Your online “21 Steps to Fog-Free Writing” class helped me tremendously in writing and publishing my six novels. How did you develop the program?
The idea for it came several years ago on a flight from Chicago to Atlanta, where I was to research an article for a public relations client. Out of boredom I was editing a fog-filled paperback—yes, editing is actually a game for me—when I realized the same mistakes appeared over and over. I was intrigued. I bought another paperback at the Atlanta airport and edited it on the way home. A pattern emerged, and I became excited. Had I discovered the writer’s Rosetta stone?
Over the next several months I edited many other paperback novels. I joined critique groups and aggressively edited other writers’ fiction. I plowed through all those manuscripts from pre-published authors and the marked-up paperback books I'd tossed into a dresser drawer, and painstakingly sorted thousands of offending sentences and other problems by type. I eventually identified twenty-one distinct problems. Today I call their solutions, appropriately enough, the 21 Steps to Fog-Free Writing.
The inference staggered me. Just as there are a specific number of elements in chemistry’s Periodic Table and letters in the alphabet, there’s also a specific number of fog problems in writing. I realized many unnecessary words are actually tips of bad-writing icebergs, and that eliminating them resolves otherwise complicated editing problems. In fact, almost half the Steps actually strengthen action while shortening sentences.
Do you teach other writing classes?Yes. It occurred to me that the “21-Step” course helps writers take words out of their WIP, but what’s the best way to put them in in the first place? So I developed a companion course titled “Editor-Proof That Manuscript!” that helps writers do that. It covers such areas as hooks, point of view, information dumps, developing scenes, conflict, sexual tension, and much more.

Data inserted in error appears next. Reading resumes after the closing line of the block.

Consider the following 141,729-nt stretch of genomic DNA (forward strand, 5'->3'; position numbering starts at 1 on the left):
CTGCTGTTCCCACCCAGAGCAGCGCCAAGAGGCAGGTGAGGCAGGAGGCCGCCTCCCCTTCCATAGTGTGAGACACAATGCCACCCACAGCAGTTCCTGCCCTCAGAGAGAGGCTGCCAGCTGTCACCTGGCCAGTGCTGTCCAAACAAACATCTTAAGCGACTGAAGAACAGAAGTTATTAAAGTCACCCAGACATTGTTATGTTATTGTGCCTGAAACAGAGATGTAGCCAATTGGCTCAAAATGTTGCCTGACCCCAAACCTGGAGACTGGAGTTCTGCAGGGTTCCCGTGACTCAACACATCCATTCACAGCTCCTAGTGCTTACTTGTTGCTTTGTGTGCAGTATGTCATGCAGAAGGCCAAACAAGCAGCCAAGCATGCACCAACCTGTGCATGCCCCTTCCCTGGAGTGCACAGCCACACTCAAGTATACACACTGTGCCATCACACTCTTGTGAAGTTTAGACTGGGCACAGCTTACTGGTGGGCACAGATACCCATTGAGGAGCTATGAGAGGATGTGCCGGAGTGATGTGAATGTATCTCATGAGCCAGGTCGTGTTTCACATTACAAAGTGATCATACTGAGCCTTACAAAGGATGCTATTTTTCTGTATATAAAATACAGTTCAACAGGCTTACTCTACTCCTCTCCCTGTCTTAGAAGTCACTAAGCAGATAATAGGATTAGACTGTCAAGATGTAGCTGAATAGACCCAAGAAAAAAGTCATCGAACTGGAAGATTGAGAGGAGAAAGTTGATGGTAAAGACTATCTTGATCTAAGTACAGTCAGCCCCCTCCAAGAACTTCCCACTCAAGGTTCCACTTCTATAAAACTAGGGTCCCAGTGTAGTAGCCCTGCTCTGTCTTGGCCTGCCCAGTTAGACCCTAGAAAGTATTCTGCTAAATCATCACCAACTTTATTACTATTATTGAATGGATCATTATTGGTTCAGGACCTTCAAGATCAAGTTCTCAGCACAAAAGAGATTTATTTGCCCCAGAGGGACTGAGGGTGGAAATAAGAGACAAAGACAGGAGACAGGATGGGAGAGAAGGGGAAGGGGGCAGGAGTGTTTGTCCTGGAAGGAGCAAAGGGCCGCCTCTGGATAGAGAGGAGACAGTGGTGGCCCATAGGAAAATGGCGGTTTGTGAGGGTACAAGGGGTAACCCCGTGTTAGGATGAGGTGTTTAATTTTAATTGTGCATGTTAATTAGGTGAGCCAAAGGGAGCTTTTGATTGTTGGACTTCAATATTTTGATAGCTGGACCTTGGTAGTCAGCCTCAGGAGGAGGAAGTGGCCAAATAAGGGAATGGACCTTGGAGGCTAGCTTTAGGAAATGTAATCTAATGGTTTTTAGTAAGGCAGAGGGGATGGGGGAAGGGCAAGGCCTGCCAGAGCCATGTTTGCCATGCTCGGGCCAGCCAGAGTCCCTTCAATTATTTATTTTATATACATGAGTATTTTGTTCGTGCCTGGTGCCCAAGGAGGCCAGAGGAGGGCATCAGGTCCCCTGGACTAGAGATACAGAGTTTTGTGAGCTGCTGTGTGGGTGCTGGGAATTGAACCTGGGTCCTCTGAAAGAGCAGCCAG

I understand you’ve written a book on self-editing. Can you tell us about it?
What’s your writing background?
I’ve written my entire career, starting after college in the early sixties. I edited magazines for eleven years, wrote and managed other writers for a major PR firm for six years, then ran my own marketing communications business for twenty-one years. While I was successful in what I did, I yearned to write fiction, a different animal entirely. I “went to school” since then, combining trial-and-error with writing classes and reading. Since then I’ve written three romance novels, two young adult novels, and a book of short stories.
Can you tell us about your romance novels?
Well, I’ve often heard one should write about what he/she knows about, so I based two of the romance novels on my own experiences. It’s a great way to do research.
The first, Mystery at Magnolia Mansion, evolved from owning a crumbling historical house my wife and I found in Magnolia Springs, Alabama. As we renovated it, it occurred to me it would be an ideal location and topic for a romance novel. So I developed a story about a young interior designer who… well, here’s the story:
Brenda Maxwell’s new interior design client tells her to “paint, wallpaper, whatever” his hundred-year-old landmark mansion (the house we owned), “but for God’s sake, don’t go overboard.” When she figures her grandiose plans will fit handily into his edict’s “whatever” section, they’re launched into a constant head-bumping mode. Brenda’s poor money management skills (that’s his view, but what does he know?) and lawyer David Hasbrough’s ridiculous need to control her life (that’s her well-reasoned evaluation of the situation) combine to keep the battle going. Is this couple’s romantic goose cooked? Well, she can’t be near him without sparks flying and goose bumps popping out everywhere. But that mansion has to be done right!